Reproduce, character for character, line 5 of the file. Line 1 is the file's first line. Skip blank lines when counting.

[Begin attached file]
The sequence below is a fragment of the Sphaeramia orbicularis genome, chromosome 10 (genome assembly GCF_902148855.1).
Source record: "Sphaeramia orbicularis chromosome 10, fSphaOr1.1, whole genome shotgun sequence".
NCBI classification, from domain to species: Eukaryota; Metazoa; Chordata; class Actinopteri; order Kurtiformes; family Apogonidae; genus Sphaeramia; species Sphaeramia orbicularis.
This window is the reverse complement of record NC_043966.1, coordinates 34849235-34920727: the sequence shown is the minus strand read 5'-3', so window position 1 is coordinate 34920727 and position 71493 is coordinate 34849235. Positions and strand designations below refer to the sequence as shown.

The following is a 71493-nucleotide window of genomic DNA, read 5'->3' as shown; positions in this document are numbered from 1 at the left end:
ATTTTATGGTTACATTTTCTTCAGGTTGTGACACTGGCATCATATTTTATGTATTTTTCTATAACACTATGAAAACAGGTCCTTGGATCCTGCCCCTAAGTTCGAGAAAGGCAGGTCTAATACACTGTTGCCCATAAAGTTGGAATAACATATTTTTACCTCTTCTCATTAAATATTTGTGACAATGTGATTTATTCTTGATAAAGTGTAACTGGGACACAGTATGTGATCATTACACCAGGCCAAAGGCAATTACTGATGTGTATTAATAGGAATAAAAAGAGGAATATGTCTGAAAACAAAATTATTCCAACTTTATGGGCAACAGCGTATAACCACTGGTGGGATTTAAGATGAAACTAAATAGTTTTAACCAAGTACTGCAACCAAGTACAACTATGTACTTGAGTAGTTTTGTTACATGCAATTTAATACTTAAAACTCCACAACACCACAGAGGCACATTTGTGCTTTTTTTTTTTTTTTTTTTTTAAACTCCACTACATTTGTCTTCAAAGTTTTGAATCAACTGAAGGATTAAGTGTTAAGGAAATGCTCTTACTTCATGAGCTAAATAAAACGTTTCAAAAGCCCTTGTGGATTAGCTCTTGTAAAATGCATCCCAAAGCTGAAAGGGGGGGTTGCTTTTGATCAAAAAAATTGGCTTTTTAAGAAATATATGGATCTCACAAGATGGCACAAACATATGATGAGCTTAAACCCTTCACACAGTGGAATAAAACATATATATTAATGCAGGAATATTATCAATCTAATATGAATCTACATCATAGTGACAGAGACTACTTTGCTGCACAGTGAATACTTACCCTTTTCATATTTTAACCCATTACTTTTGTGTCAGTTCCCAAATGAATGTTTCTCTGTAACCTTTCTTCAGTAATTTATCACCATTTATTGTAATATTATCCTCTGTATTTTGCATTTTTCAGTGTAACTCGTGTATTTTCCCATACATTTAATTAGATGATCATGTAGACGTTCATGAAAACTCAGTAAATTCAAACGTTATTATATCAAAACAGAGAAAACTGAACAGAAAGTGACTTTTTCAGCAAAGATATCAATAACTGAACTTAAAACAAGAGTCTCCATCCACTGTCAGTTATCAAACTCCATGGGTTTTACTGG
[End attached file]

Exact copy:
The following is a 71493-nucleotide window of genomic DNA, read 5'->3' as shown; positions in this document are numbered from 1 at the left end: